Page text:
Lawrence Krauss on Cosmic Strings

by Paul Gilster on December 31, 2005

Centauri Dreams recently examined wormholes and their possible survival from the early universe through the mechanism of a negative mass cosmic string. But what exactly is a cosmic string? Here’s Lawrence Krauss on the subject:

“During a phase transition in materials — as when water boils, say, or freezes, the configuration of the material’s constituent particles changes. When water freezes, it forms a crystalline structure. As crystals aligned in various distances grow, they can meet to form random lines, which create the patterns that looks so pretty on a window in the winter. During a phase transition in the early universe, the configuration of matter, radiation, and empty space (which, I remind you, can carry energy) changes, too. Sometimes during these transitions, various regions of the universe relax into different configurations. As these configurations grow, they too can eventually meet — sometimes at a point, and sometimes along a line, marking a boundary between the regions. Energy becomes trapped in this boundary line, and it forms what we call a cosmic string.

“We have no idea whether cosmic strings actually were created in the early universe, but if they were and lasted up to the present time they could produce some fascinating effects. They would be infinitesimally thin — thinner than a proton — yet the mass density they carry would be enormous, up to a million million tons per centimeter. They might form the seeds around which matter collapses to form galaxies, for example. They would also ‘vibrate,’ producing not subspace harmonics but gravitational waves. Indeed, we may well detect the gravitational wave signature of a cosmic string before we ever directly observe the string itself.”

From The Physics of Star Trek (New York: HarperCollins, 1995), pp. 149-150.

Of course, what Landis, Forward and the other authors of the paper “Natural Wormholes as Gravitational Lenses” were talking about was not just a cosmic string, but one possessing negative mass, and it would have to wrap itself around a wormhole in order to stabilize it so it could survive to the present time. Do such structures exist? If so, it is possible that advances in both space-based and ground astronomy will eventually prove the point, but even then, we’ll be left to speculate about where or when such a wormhole might lead.

{ 2 comments }

Timothy J Mayes March 8, 2007 at 15:38

a gravitational propulsion device would probably have to be based on a successful , and proven theory of quantum gravity in the future.
If qauntum gravity exist then it would be possible to convert one of the
other three fundamental forces into gravitation, and generate gravitational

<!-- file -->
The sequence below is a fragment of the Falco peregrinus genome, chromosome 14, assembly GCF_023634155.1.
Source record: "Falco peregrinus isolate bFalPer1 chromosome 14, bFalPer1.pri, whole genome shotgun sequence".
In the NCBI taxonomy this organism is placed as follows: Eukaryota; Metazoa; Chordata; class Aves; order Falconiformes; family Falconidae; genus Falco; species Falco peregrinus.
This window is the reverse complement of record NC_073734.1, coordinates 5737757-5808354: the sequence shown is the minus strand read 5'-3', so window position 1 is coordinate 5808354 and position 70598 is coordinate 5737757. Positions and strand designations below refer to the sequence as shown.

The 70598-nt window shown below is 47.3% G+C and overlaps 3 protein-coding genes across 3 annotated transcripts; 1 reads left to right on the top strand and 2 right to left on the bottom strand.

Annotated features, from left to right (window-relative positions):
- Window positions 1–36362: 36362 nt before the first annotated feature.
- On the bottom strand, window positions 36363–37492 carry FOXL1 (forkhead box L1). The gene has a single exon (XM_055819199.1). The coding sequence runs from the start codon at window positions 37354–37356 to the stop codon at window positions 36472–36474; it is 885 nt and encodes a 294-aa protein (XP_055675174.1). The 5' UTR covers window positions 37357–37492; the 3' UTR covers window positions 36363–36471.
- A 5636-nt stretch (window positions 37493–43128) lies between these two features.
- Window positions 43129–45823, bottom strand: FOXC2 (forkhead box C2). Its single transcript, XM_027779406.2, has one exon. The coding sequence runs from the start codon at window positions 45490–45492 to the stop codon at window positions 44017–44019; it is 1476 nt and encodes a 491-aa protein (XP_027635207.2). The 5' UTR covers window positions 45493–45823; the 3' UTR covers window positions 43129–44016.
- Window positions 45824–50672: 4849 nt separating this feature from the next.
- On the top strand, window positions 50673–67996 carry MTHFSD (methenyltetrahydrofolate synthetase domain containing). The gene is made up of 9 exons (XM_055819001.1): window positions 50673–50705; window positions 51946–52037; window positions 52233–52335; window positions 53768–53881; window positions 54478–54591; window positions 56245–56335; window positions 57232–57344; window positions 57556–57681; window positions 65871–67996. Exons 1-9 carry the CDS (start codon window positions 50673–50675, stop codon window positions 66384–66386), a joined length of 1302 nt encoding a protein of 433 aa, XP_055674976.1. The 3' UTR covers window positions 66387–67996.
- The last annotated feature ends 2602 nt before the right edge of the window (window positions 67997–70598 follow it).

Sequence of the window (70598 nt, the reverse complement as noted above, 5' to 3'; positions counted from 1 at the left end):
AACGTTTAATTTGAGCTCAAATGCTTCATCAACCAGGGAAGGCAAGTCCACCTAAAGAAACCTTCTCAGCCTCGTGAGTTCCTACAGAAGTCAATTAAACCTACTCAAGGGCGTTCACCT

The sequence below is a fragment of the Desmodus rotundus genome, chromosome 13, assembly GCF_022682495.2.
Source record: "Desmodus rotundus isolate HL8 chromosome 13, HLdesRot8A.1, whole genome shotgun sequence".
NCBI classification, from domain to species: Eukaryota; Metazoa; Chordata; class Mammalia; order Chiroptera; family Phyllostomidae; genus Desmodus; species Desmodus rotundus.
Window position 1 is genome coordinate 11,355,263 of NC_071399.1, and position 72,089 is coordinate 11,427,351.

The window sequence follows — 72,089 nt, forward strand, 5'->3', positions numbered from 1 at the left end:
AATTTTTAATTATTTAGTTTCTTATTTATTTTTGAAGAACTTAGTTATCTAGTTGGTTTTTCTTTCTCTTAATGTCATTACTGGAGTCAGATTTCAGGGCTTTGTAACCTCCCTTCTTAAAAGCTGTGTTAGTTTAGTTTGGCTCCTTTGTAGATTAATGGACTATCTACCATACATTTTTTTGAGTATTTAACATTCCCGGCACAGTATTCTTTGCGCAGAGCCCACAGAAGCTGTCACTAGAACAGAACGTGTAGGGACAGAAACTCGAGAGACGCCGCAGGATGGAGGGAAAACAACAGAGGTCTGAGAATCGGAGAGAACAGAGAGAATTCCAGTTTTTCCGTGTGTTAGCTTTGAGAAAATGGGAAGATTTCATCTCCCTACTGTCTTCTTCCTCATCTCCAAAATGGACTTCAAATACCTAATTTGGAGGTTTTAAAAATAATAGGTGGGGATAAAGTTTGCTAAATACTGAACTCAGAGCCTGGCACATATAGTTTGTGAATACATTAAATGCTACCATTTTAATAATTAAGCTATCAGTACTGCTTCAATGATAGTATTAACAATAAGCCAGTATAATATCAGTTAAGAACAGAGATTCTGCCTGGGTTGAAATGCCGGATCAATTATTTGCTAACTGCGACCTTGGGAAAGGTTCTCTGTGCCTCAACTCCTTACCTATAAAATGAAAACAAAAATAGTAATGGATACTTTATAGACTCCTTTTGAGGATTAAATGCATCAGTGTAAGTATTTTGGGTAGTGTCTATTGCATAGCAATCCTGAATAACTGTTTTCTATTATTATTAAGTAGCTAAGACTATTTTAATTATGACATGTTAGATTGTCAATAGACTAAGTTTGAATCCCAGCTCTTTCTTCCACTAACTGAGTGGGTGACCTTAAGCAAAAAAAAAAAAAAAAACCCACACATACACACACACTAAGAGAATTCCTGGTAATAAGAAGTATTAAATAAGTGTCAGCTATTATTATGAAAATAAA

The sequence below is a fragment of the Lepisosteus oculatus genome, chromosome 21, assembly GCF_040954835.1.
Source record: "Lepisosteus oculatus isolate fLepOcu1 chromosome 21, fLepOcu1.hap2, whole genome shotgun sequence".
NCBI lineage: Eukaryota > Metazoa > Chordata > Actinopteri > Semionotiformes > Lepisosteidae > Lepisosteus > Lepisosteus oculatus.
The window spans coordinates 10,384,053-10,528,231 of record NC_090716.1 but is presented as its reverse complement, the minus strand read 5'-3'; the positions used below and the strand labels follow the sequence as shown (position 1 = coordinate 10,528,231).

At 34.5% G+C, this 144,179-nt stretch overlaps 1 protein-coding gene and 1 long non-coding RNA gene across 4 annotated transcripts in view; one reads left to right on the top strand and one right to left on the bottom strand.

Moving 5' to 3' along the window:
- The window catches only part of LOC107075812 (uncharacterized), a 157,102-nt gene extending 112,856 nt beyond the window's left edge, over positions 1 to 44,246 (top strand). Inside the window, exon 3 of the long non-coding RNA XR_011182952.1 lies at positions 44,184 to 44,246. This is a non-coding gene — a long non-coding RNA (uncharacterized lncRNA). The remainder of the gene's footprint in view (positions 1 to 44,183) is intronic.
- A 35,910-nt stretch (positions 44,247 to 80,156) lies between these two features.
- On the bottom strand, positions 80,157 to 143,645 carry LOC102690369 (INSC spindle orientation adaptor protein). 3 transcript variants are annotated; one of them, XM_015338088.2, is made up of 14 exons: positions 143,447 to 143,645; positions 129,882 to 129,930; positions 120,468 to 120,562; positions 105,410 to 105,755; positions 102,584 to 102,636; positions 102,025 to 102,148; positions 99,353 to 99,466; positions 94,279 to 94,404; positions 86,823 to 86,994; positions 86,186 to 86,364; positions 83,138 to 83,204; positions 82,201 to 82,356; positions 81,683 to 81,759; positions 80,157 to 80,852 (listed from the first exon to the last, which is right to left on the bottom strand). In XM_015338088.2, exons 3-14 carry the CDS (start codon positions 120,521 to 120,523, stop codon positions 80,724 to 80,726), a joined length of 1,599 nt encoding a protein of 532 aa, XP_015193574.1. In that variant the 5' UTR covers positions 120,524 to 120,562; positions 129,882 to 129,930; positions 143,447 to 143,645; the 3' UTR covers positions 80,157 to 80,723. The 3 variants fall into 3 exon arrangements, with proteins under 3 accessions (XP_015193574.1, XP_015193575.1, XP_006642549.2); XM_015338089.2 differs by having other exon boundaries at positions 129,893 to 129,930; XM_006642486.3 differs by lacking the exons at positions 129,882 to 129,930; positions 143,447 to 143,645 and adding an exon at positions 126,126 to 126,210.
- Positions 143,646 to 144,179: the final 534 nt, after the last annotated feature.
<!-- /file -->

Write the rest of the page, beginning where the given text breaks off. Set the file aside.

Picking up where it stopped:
waves in space time.This sort of discovery could enable some form of warp drive or hyper drive if it happened.
tim

ljk August 10, 2009 at 0:48

The Search for a Realistic String Model at LHC

Authors: James A. Maxin, Van E. Mayes, D.V. Nanopoulos

(Submitted on 6 Aug 2009)

Abstract: We survey the low-energy supersymmetry phenomenology of a three-family Pati-Salam model constructed from intersecting D6-branes in Type IIA string theory on the T^6/(Z_2 x Z_2) orientifold which possesses many of the phenomenological properties desired in string model-building.

In the model, there is no exotic matter in the low-energy spectrum, the correct mass hierarchies for quarks and leptons may be obtained, and the gauge couplings are automatically unified at the string scale. We calculate the supersymmetry breaking soft terms and the corresponding low-energy supersymmetry particle spectra for the model.

We find the WMAP constrained dark matter density can be generated in this model in the stau-neutralino and chargino-neutralino coannihilation regions, with expected final states at LHC consisting of low energy leptons and O(GeV) neutrinos.

Moreover, we expect final states in the supercritical string cosmology (SSC) scenario to comprise high energy leptons and O(GeV) neutrinos. We discuss the method for the determination of the model parameters from the final states.

Comments: 35 pages, 4 figures

Subjects: High Energy Physics – Phenomenology (hep-ph); Cosmology and
Extragalactic Astrophysics (astro-ph.CO); High Energy Physics – Experiment (hep-ex); High Energy Physics – Theory (hep-th)

Cite as: arXiv:0908.0915v1 [hep-ph]

Submission history

From: James Maxin [view email]

[v1] Thu, 6 Aug 2009 17:21:49 GMT (432kb)

http://arxiv.org/abs/0908.0915

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